Freshman year of college can be tough for anyone, but for student-athlete Nathan Brusseau, a season filled with injuries made for quite the challenge.
Coming in as a freshman to the men’s basketball team, Brusseau had to work hard to solidify his spot on the team and in the lineup. He was able to play in several games during his first season.
Now a sophomore, Brusseau says that he tore his meniscus twice last season– once in October and then again in February. The injuries provide many setbacks. However, he was able to take the time to develop on and off the court.
“When the first injury came, I came back and felt good,” Brusseau said. “I played in a decent amount of games and then I got reinjured. The second time it was a lot more difficult, not only because it was a longer recovery time, but it also ended my season.”
Coming back from an injury, the number one thing he is looking forward to is getting right back on the floor and into the lineup, he said.
Unlike many athletes due to COVID-19 restrictions, Brusseau was able to be on campus for workouts and training earlier, due to his physical therapy. He was on campus full-time in June.
“Physically rebuilding my knee has gone really well, and we’ve been working on the strength and agility side as well. I plan to be at 100% strength by the time our practices start again,” said Brusseau.
One of the main areas Brusseau has seen improvement in is his vertical jump. With rehab, it’s common for athletes to come back with a higher vertical.
“That was a moment brought on by a lot of smaller moments in rehab working to get to that point,” he said.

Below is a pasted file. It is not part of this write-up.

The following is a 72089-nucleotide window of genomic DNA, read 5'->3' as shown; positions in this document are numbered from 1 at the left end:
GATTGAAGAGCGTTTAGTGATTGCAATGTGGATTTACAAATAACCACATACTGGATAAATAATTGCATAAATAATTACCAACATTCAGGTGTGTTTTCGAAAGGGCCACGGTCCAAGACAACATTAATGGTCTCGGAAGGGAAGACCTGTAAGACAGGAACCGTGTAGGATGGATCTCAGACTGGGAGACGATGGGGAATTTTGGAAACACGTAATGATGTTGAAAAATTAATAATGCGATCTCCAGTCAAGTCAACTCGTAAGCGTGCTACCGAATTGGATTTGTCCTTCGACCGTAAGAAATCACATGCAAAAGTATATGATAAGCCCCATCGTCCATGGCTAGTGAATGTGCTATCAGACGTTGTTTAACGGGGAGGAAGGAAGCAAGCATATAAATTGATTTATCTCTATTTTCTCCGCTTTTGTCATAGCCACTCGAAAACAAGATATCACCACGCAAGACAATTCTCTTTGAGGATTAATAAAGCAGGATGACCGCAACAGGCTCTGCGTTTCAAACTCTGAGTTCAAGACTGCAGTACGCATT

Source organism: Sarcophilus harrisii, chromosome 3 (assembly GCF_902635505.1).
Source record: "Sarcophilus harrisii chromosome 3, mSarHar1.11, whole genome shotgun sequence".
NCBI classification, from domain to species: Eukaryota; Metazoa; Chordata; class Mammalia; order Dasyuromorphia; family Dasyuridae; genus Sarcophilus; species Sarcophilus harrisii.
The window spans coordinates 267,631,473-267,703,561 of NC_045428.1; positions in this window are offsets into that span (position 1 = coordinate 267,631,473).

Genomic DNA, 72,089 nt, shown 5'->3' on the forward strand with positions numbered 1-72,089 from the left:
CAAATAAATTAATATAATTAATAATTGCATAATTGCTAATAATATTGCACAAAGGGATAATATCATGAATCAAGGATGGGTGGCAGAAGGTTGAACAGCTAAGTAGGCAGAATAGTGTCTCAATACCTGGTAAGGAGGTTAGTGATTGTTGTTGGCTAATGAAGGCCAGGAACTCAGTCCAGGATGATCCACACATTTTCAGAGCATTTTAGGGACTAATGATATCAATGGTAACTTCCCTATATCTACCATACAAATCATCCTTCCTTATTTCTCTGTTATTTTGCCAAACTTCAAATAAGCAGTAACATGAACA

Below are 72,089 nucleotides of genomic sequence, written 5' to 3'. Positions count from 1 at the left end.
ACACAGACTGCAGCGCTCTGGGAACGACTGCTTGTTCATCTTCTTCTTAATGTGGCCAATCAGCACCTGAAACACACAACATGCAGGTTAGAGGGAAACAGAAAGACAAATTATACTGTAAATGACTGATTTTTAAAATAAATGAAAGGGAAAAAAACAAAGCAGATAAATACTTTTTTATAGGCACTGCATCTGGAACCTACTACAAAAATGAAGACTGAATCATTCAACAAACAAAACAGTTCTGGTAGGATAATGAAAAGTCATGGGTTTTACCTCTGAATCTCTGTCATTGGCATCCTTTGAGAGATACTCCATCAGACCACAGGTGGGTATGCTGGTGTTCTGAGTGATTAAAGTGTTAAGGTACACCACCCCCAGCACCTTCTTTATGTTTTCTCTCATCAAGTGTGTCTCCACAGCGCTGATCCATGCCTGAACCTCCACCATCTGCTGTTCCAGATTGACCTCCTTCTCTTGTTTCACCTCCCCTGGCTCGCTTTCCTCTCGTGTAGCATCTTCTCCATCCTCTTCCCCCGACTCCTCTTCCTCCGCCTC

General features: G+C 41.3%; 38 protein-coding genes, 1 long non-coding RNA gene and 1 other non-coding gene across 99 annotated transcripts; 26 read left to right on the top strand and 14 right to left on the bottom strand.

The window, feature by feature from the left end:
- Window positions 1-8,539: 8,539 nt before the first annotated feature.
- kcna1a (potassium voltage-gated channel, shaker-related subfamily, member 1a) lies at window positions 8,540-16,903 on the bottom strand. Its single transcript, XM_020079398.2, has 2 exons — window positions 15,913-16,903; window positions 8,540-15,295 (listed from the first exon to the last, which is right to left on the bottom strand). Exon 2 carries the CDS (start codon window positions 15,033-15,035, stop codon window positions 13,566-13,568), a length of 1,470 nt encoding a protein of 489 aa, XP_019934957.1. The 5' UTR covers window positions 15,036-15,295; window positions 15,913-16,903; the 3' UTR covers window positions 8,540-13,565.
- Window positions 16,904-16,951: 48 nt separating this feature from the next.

In the past year, Brusseau has also advanced in the mental aspect of the game. Athletes work for decades to improve their physical skills, but he has seen significant differences in the mental game. He has worked to put the pieces together to achieve the next level.
There are several things Brusseau is working towards for the upcoming season.
Individually, he’s been working to elevate his footwork on the offensive end and his short to mid-range game. He wants to help the team in any way they need.
“I want to get on the floor, do what I need to do, and benefit our team in whatever ways that I can, so we as a team can win a conference championship and make an appearance at March Madness,” said Brusseau.
For Brusseau, UNO checked all the boxes to not only improve on the court but also in the classroom.
“I was welcomed on the academic side very warmly by the business school. I almost came out of high school as a transfer student and UNO accepted all of my credits,” he said.
Brusseau has been able to apply what he’s learned on the court in the classroom. The most important skills that have helped him succeed are time management and work ethic. Building these skills young will help him long term, he says.
“I take what I’ve learned from basketball wherever I go, whether it be the classroom, work or the court,” said Brusseau. “It’s just something that sticks with you.”